Is Shame a Bad Thing?

If you read the summary post on Original Nakedness, you might have been surprised at the way John Paul talks about shame. Is shame a bad thing? The modern answer is usually that shame is bad, and we should liberate ourselves from it. As a new mom, I’ve read a lot of parenting philosophies recently, and many of them emphasize that you should take care to avoid giving your small child a sense of shame about any part of his or her body. This means that you teach the proper names for all parts, you don’t act like you’re bothered by changing his poopy diaper, you let him watch you use the toilet, etc. As children get older, we are encouraged to teach children as young as six or seven about the anatomical details of sex, again emphasizing that it is not bad or shameful. Our teenagers should feel free to experiment however they would like, without being ashamed about it, and every passing sexual attraction should be encouraged, emphasized, acted on, and treasured as an important part of their personal identity. Girls should not be required to cover up in any meaningful way, because you wouldn’t want your daughter to be ashamed of her body. Adults are still encouraged to cast off shame with suggestions ranging from co-ed bathrooms to “sexting.”

To help clarify the matter, let’s distinguish some different forms and meanings of shame.

Shame as guilt: “I feel so ashamed of the way I treated him.” In this sense, shame basically means a guilty conscience, which is bad, because it means you’ve done something wrong, but as long as the guilt is proportionate to what you did and goes away after making a confession, apologizing, making it up to him, and letting a little time go by, it’s a healthy reaction.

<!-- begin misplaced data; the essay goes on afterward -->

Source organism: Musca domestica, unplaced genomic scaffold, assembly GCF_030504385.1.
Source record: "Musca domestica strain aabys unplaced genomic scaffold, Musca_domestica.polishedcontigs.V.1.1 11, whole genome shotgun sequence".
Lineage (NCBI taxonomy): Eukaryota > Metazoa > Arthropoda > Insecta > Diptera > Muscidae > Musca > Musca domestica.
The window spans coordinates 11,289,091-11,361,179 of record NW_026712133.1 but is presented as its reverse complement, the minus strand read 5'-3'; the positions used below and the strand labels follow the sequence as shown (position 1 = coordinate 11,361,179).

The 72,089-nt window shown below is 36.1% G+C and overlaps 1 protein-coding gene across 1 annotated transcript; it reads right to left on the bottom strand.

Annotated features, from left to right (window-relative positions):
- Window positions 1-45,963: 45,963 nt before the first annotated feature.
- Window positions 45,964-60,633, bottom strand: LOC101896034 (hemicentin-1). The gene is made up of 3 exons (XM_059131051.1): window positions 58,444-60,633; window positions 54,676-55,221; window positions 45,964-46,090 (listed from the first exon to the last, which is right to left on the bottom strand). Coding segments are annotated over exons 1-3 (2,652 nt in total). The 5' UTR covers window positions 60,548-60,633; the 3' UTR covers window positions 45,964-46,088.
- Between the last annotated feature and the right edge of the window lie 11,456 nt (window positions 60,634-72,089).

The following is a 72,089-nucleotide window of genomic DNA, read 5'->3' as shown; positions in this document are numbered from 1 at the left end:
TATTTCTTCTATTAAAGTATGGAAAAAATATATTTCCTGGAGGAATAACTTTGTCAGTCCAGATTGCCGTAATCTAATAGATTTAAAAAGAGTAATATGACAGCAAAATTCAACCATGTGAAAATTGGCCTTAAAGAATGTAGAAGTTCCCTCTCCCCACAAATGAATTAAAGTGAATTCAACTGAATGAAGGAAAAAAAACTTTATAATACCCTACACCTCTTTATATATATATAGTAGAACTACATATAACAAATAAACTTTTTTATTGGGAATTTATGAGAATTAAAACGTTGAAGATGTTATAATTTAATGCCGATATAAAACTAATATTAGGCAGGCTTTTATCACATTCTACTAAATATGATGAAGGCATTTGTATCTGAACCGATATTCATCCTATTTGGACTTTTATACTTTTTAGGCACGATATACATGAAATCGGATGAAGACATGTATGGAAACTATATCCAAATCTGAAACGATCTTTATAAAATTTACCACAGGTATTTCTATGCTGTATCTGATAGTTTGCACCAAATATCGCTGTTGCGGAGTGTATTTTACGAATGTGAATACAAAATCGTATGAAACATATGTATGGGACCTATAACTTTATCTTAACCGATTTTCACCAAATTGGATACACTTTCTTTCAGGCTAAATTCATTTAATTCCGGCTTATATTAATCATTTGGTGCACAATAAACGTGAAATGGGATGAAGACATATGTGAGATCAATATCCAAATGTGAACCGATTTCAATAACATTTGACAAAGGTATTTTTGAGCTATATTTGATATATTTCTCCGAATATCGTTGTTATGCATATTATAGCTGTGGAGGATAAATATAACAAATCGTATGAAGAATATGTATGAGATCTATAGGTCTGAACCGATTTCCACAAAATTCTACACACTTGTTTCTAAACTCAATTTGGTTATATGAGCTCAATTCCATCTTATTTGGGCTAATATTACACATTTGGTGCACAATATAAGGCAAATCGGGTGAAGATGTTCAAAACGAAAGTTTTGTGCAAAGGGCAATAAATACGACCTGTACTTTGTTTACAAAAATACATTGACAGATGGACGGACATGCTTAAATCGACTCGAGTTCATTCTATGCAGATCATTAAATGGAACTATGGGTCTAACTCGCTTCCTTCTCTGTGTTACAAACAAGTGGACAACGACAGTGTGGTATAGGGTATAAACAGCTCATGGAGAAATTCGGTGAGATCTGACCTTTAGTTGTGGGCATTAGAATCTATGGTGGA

Shame as public mockery: “He was shamed into leaving.” This sense of shame refers to a whole group of people punishing an offender with verbal insults, exclusion from the group, and other practices that vary with the culture. In modern America, it is probably most prominent in social media and has been known to make teenagers (and probably adults) commit suicide. This kind of shame is wrong.
Shame as self-loathing: Shame sometimes refers to a psychological condition of intense dislike for yourself or some of your features, physical or mental. It’s especially likely to be referred to the sexual, which causes confusion when we discuss the next type of shame.
Shame as modesty: This is closest to what John Paul means when he talks about shame. In this sense, shame means awareness of the potential for another person, especially of the opposite sex, to undervalue or objectify you when they look at you. It’s self-protective. It inspires people to wear clothes. It is positive and healthy, because it comes from a recognition of your own value and a desire for others to acknowledge it, too.

Now that we have that cleared up, are the examples of shame I gave earlier good shame, or bad shame? Well, if your child thought his or her sexual body parts were bad, that would be bad shame. But if he thought he needed to wear clothes so that strangers didn’t see them, that would be good shame. If your child thought that sex was bad or dirty, that would be bad shame. If he thought that it was a private affair between a husband and wife, that would be good shame. If a teenager felt guilty for sexual attraction, that would be bad shame. If he or she felt comfortable having sex with other teenagers, that would be an unhealthy lack of good shame. If your daughter thought that she was unattractive and needed to wear a muumuu, that would be bad shame. If she thought that she was beautiful and dressed in a pretty and modest way to prevent boys from lusting after her, that would be good shame. If an adult felt deep embarrassment over going to the bathroom, bad shame. If he felt perfectly fine going to the bathroom in front of a stranger of the opposite sex, not enough good shame. If he was uncomfortable being naked in front of his wife, bad shame. If he’s comfortable sending naked pictures to women who are not his wife, not enough good shame.

I think you get the idea.

Accompanies: Original Nakedness: Adam Sees Eve



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